Given the scenes we’ve been witnessing coming out of Gaza, can anyone imagine that back in 1967, on the eve of the Six-Day War, then-Defense Minister Moshe Dayan gave an order not to occupy the Gaza Strip, and that a half-year earlier, the heads of the Mossad and Israeli military intelligence agreed that if the opportunity arose, Israel should not occupy the West Bank? They all knew that occupation of so many Palestinians would cause a tremendous amount of trouble.
Of course, the mystical euphoria produced by the overwhelming victory in 1967 caused the Israeli government to ignore that wise advice. And the three no’s that emanated soon afterward from the Arab League conference in Khartoum–no to talks, negotiations and peace with the Israelis–didn’t help matters.
Still, until the 1973 Yom Kippur War, only a few thousand settlers had moved into the Gaza Strip and the West Bank. It was the shock of the sudden surprise attack by Egypt and Syria, and the sense of vulnerability it produced, that led to the establishment of the religious Gush Emunim (Bloc of the Faithful) settlers’ movement in 1974. Inspired by Orthodox Rabbi Tzvi Yehuda Kook’s belief that the victory in the Six-Day War was divinely inspired and the beginning of salvation, the young founders of Gush Emunim concluded that the establishment of settlements throughout the occupied territories was the only way to maintain control over “Greater Israel.” They felt they were in a race against time, and one of their primary allies at the government level was Ariel Sharon, who served at various times as security adviser to Prime Minister Rabin (in the 1970s), agricultural minister, defense minister and infrastructure minister.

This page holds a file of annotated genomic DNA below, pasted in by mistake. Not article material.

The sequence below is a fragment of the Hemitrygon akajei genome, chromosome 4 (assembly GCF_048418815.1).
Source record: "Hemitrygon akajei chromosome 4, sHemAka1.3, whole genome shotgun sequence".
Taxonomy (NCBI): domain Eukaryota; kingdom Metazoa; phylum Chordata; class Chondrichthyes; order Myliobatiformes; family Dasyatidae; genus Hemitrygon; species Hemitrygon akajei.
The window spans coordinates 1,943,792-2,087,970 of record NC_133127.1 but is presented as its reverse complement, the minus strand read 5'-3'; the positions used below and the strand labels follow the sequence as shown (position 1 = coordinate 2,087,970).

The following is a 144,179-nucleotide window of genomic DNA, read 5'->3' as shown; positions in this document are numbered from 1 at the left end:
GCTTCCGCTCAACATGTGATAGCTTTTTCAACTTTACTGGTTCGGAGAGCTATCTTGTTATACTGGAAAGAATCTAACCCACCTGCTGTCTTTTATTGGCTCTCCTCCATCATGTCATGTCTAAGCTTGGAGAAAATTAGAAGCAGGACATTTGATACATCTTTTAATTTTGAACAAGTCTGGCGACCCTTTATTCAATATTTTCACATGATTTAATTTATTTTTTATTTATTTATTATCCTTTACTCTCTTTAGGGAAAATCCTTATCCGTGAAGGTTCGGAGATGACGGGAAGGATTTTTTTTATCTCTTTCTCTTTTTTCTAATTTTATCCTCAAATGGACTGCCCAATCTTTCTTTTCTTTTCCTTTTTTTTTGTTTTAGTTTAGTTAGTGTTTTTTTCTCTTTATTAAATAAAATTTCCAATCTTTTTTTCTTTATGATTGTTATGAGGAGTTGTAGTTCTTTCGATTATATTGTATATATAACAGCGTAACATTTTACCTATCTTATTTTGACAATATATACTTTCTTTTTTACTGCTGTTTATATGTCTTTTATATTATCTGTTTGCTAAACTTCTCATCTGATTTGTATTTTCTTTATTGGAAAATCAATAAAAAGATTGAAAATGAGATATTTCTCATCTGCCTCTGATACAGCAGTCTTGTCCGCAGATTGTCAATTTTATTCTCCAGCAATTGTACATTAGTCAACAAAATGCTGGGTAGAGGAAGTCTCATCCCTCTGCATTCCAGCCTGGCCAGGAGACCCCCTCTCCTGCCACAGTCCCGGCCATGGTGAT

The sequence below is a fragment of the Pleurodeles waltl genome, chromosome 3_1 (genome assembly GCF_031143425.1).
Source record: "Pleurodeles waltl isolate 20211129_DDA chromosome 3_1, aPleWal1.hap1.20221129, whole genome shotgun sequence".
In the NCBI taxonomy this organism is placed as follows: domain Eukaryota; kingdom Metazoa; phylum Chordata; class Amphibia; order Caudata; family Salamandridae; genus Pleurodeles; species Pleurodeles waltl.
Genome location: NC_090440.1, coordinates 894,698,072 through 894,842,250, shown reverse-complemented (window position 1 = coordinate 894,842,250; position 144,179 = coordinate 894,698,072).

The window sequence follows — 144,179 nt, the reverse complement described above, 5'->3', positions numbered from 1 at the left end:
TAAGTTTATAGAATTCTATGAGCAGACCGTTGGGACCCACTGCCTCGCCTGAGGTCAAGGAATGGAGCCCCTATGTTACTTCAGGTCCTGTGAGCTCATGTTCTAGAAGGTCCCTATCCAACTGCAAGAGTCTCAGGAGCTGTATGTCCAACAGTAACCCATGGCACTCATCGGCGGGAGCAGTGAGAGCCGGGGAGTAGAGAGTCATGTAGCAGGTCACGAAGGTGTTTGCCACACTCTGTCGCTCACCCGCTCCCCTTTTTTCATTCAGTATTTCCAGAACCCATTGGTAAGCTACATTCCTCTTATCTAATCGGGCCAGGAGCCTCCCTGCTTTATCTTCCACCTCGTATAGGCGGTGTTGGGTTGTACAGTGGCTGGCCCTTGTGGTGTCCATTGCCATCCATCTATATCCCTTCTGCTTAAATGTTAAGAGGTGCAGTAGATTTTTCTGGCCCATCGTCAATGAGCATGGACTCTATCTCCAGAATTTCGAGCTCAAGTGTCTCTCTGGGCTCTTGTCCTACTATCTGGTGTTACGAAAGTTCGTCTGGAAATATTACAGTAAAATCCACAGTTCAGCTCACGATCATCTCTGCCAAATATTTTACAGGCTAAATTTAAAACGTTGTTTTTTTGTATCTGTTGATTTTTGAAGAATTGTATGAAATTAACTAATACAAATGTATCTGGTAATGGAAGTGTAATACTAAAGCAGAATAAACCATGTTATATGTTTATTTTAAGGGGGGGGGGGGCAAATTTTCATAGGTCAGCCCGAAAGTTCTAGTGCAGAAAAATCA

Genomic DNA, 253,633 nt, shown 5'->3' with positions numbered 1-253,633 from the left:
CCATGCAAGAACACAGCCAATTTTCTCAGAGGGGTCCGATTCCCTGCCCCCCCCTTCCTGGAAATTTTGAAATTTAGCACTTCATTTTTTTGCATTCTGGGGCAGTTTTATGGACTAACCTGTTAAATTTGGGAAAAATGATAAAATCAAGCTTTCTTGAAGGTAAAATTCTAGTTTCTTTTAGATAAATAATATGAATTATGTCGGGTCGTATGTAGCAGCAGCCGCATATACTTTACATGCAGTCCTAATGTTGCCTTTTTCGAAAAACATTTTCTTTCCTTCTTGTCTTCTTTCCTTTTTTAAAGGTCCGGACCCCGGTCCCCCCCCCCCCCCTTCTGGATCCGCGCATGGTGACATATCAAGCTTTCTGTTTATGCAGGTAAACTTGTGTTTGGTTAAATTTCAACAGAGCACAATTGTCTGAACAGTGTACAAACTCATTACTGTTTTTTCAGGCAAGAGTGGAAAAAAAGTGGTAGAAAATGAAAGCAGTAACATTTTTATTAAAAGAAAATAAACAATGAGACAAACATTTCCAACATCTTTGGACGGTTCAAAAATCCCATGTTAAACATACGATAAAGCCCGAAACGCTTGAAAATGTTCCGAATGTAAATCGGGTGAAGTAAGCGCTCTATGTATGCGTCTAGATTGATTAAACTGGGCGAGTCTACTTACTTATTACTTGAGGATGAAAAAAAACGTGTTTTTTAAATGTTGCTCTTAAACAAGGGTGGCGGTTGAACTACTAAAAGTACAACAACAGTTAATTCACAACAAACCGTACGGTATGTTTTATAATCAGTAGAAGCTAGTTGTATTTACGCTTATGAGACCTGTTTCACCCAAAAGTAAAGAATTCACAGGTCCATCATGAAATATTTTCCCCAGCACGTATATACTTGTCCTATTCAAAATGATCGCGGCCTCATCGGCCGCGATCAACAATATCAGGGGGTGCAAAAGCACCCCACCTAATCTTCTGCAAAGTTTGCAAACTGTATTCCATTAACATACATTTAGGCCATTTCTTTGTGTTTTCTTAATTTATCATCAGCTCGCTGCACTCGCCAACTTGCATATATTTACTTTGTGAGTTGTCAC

And now, in one of the great ironies of history, Prime Minister Sharon, the “father of the settlement project,” has been cast in the role of being the leader who takes the first step toward a return to sanity in Israeli politics.
This is no small matter. All of the previous prime ministers who could have done this didn’t. Likud Prime Minister Yitzhak Shamir lost the 1992 elections because he refused to listen to one of his own ministers who recommended that he declare his readiness to leave Gaza. When settler Baruch Goldstein, a follower of Meir Kahane, tried to derail the peace process by murdering twenty-nine Palestinians in Hebron’s Tomb of the Patriarchs in 1994, Prime Minister Yitzhak Rabin didn’t use the opportunity to evacuate the extremist Jewish settler community from the heart of Hebron. And Prime Minister Ehud Barak, who was ready to give the Palestinians all of Gaza and, by many accounts, around 90 percent of the West Bank at Camp David II in the summer of 2000, wasn’t ready to remove a single settler until after an agreement was signed.
Sharon was the founder of the Likud combination of parties back in 1977. It was his initiative that enabled the right to wrest control of the government from the Labor movement for the first time in Israeli history. However, the totally secular Sharon was not nurtured on messianic visions, or on the traditional Jabotinsky-Revisionist belief that “both sides of the Jordan” were part of “Greater Israel.” Born on a moshav, a collective-agricultural settlement, he was raised in the pragmatic Labor tradition of settling for what the state can get, while insuring a maximum amount of security. It’s not coincidental that in the midst of what will probably become his defining moment in history, he refers back to Laborites David Ben-Gurion and Dayan, and not to the right-wing ideologue Vladimir Jabotinsky.